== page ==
Every trade show and most camera introductions provoke a series of “interviews” with various high-level executives and engineers. I hate the publication of these things, as more often than not they’re marketing chaff in another guise, not news or even anything with even modest content value.
Beyond that we have language and access issues. The Japanese are very quick to hide behind language, even when they speak English perfectly well. Access to the subjects to interview tends to not only be restricted to organizations the companies prefer, but even that access is highly restricted in time, as well. I long ago gave up trying to do serious interviews with the Japanese camera companies at trade shows because of these problems, though a few, notably Dave Etchells at Imaging-Resource, still do a pretty good job of asking tough questions and pushing for more access time.
But far worse than dilluted news interviews are the “self” interviews, where camera companies publish faux question-and-answer sessions with key personnel. We got another one of those this week with the announcement of the Canon 5DS as Canon published a Q&A with Tsunemasa Ohara, “the key man behind the development of the revolutionary 50.6 Megapixel Canon EOS 5DS…”
Didn’t really tell me anything useful or previously unknown, unfortunately. So let me tackle those same questions asked of Ohara-san and provide the correct answers ;~). Careful, my tongue is thoroughly in cheek.
- Who came up with the idea and vision for the 5DS? No one. It was just the next logical thing we needed to do to keep up with our main competitor. We apologize for taking so long to do that.
- What are the key technical advantages compared to high-resolution DSLRs and medium format cameras? Well, compared to the only other high-resolution DSLR, we have more pixels. Compared to medium format cameras, we have the same number of pixels as some, but our cameras are smaller. Of course, our DSLR competitor has had their product selling for three years and we still aren’t shipping ours, and medium format cameras have much larger photosites than our camera and thus produce better quality data. So, maybe there isn’t any key advantage.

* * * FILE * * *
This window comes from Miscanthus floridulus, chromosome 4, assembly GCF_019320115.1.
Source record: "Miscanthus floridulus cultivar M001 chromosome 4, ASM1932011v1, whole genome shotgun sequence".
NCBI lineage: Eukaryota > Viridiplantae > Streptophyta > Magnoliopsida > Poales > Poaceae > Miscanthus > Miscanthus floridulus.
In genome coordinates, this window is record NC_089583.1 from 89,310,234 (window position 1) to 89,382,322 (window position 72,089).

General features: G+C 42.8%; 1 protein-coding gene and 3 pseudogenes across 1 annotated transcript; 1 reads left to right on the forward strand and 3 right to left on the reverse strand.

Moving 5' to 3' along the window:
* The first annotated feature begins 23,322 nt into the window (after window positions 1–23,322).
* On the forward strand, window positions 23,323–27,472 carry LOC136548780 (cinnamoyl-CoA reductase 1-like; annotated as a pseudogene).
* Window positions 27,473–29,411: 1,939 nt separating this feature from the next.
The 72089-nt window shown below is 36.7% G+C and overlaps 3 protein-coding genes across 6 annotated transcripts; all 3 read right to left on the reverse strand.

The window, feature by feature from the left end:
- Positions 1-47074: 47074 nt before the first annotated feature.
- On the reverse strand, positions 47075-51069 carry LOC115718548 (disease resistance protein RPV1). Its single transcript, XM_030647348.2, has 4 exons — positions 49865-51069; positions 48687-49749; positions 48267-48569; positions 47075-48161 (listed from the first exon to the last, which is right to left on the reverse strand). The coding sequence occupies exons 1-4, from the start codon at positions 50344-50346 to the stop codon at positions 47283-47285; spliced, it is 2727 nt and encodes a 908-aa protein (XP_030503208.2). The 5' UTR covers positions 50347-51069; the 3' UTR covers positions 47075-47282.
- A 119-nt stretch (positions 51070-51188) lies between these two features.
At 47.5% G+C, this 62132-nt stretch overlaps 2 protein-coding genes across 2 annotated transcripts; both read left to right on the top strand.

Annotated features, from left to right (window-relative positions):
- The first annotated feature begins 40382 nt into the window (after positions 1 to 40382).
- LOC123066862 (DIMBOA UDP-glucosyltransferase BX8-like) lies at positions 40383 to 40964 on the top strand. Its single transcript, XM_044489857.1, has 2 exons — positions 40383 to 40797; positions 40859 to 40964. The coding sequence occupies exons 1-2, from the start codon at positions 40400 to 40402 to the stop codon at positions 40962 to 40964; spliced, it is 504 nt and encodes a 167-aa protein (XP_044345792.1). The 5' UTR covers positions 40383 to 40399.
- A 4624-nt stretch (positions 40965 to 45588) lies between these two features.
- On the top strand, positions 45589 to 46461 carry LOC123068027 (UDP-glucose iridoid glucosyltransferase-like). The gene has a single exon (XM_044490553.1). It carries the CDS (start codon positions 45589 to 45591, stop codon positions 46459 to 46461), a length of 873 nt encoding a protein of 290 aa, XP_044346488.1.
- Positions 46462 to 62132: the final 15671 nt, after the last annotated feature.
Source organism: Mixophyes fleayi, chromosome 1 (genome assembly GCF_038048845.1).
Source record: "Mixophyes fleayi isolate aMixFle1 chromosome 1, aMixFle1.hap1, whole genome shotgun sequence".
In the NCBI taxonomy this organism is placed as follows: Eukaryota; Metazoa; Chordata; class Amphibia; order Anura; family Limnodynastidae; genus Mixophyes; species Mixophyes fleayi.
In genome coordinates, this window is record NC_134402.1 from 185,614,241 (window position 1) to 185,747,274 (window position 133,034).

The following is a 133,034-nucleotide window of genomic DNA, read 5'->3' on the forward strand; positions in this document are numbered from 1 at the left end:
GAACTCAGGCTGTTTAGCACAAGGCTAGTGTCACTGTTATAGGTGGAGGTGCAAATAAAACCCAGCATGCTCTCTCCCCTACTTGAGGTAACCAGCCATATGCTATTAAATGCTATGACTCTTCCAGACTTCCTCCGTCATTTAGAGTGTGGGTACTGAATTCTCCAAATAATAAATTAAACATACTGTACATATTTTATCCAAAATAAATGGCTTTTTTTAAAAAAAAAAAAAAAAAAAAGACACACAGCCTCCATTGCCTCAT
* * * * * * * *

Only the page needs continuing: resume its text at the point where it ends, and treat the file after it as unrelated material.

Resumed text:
- What criteria was placed on the sensor development? More pixels than our direct competitor as soon as possible, and before they have a chance to increase their pixel count.
- Why two versions of the camera, one with and one without low-pass filters? That’s the way our competitor did it. Even though they’ve now abandoned that approach, we’re committed to promulgating it. Moreover, it gives us an answer to the complaint “my images have moire in them”: you bought the wrong camera. That’s so much easier to do than to actually engineer a sliding filter over the sensor that can manage either approach.
- Why are there crop settings in this new camera? Why are there crop settings in our competitor’s cameras? Marketing told us that we needed parity or else they would have to come up with a reason why cropping is bad.
- Why does the new camera lack headphone sockets when they can record video? Our engineers were lazy. Rather than make any change to the existing body at all, we felt it was better to leave off a feature. But we did put a larger USB 3.0 connector in there, so that makes it okay, right?
- Where might your cameras be going in the future? There’s nothing really new coming. We started with a few pixels and just keep adding more. We started with a sluggish processor and just keep making it faster. We’re really good at these “just make it a little ‘more than before' types of tasks.” Eventually we’ll have gigapixels and terahertz. Someone must need that.
I really don’t understand why marketing departments think that such Q&A sessions are necessary. They impart no useful information, and in the case of Canon’s answer about the missing headphone socket, it just makes them look incompetent. If you’re going to use energy to create something, tell us something we don’t know, especially something that’s useful.